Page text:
Marilyn is to be applauded and respected for trying to shake off the stereotype of the dumb blonde and to always challenge herself. But it is also a shame that she turned her back on some of her most engaging work. She was a born comedienne, and what makes her such a star, so unique, is that talent, paired with her beauty and sexiness. She apparently didn’t care for Some Like it Hot, one of her best films. Husband Miller had little respect for her musical numbers, and he urged her to drop her idea of having songs in The Prince and the Showgirl. Maybe after that marriage fell apart in 1960 she began to revise her opinions about appearing in musicals, as she was in talks to do a remake of The Blue Angel, Irma La Douce, Can Can, I Love Louisa (which became What A Way to Go!), and a musical version of A Tree Grows in Brooklyn. She was also in talks to star in Some Came Running, which leads one to ponder that Shirley MacLaine may owe a lot of her film roles to Marilyn’s being out of the picture.
To watch Marilyn on the screen is frequently pure joy. She bubbles over. Some find her exuberance, her sensuality, her uber-femininity, embarrassing. But the camera loved Marilyn and she loved it back. On this, the fiftieth anniversary of her death, she is best commemorated by her film legacy, not the ups and downs of a life that ended too soon.
Some viewing suggestions:
Gentlemen Prefer Blondes (1952) A Technicolor explosion of fun, with Marilyn, Jane Russell, fabulous costumes and lots of fun musical numbers, capped off by Marilyn's wonderful rendition of “Diamonds Are A Girl’s Best Friend.”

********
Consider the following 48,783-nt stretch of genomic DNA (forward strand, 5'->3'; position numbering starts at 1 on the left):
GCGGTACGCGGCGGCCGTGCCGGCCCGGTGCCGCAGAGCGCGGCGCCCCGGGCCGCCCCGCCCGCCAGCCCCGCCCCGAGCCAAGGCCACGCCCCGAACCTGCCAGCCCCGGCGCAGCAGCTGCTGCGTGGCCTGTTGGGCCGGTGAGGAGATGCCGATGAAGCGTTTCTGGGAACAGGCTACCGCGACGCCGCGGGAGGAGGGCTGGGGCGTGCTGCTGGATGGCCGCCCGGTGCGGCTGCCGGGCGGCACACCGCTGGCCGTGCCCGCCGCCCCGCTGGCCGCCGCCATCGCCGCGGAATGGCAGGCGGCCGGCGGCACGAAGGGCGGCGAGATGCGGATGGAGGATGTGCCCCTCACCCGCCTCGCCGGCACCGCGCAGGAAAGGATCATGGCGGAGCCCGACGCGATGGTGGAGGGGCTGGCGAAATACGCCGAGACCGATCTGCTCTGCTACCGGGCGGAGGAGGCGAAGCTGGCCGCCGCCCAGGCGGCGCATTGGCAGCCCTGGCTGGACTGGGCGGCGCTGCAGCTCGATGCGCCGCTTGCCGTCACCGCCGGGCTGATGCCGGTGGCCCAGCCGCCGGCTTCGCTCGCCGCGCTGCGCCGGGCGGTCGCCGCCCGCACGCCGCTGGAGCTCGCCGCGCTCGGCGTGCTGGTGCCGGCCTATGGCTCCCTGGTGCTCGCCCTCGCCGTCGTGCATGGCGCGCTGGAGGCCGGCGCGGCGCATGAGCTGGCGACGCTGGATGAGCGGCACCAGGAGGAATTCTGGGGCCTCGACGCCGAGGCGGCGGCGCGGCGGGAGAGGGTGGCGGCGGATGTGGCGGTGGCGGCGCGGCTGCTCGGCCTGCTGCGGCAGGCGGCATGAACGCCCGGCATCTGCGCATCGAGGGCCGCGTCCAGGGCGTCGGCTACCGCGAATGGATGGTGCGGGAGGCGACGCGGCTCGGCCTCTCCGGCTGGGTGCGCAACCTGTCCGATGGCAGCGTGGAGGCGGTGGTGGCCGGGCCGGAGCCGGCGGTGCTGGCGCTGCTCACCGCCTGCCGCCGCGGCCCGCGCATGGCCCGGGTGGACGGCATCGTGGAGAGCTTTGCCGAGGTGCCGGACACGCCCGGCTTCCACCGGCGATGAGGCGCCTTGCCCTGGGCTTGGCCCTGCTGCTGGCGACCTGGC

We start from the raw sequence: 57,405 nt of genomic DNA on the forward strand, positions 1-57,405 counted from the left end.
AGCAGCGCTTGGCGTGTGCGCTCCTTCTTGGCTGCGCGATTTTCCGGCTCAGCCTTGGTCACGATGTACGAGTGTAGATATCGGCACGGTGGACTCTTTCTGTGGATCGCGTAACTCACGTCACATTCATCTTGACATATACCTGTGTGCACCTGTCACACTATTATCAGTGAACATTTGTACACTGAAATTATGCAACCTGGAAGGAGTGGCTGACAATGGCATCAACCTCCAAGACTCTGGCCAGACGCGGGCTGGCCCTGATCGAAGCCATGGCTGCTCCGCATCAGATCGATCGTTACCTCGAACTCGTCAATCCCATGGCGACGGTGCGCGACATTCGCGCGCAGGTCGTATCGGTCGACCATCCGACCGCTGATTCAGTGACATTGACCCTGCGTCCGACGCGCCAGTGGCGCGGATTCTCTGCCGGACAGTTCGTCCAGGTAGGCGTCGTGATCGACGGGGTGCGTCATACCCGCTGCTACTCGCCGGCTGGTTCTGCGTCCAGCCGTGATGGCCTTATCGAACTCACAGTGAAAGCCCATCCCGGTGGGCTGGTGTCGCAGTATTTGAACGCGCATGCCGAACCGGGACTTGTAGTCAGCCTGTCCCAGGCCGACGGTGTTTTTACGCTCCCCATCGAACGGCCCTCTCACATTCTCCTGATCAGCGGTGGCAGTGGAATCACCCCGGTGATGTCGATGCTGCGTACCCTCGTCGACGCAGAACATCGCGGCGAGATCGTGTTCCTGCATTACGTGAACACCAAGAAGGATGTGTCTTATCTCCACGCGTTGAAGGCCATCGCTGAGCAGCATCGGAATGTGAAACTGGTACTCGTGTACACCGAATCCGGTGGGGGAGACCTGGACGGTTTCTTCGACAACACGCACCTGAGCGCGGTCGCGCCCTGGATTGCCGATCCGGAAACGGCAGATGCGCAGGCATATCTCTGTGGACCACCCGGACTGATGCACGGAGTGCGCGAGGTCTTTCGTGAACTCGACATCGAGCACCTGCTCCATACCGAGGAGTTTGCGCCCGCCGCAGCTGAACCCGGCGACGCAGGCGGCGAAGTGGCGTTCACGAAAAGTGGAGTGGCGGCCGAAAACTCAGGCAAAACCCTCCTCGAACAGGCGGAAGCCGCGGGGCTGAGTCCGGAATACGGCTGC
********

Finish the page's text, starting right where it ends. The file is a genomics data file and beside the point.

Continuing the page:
Seven Year Itch (1955) Not her best film, but possibly her most iconic, featuring the infamous subway grating scene and Travilla’s amazing white pleated dress.
Some Like It Hot (1959) Marilyn is amazingly beautiful and vulnerable in one of the funniest films ever. She matches Jack Lemmon and Tony Curtis in the comic moments too. A classic.
|In Some Like It Hot|
All About Eve (1950) In just a small part, as Miss Casswell, a “graduate of the Copacabana school of dramatic art,” Marilyn still impresses.
Niagara (1953) Marilyn is beyond sexy as a femme fatale in this color-saturated film noir. Husband Joseph Cotton is driven mad by his young wife’s wayward ways, against the backdrop of the Falls location shoot.
Bus Stop (1956) The first film where Marilyn was taken seriously, and she is frequently heartbreaking as saloon singer Cherie.
The Prince and the Showgirl (1957) Marilyn effortlessly steals the show from director and costar Laurence Olivier. The much-reported off-screen trials and tribulations aren’t visible to the audience, but Oliver’s stiff performance highlights his classical method versus Marilyn’s fresh, modern approach to acting.
The Misfits (1961) Marilyn is raw, vulnerable, even painful to watch. With a screenplay by then-husband Arthur Miller, The Misfits is not the greatest film, but it is still fascinating. Marilyn's interactions with costars Clark Gable and Montgomery Clift are wonderful.
Looking for more interesting articles on the ultimate movie star?
Check out high50, a British-based site for "the fifty-plus generation that aims to put the AARP in the old folks' home."
high50 is featuring and article by Julie Burchill, Mrs. Morgenstern’s Morning. "One of the UK's best-known and most controversial writers, Burchill imagines how Marilyn might have turned out, had she survived the last 50 years. It's in short-story format — with a real sting in the tail."
R.I.P. Marilyn ♥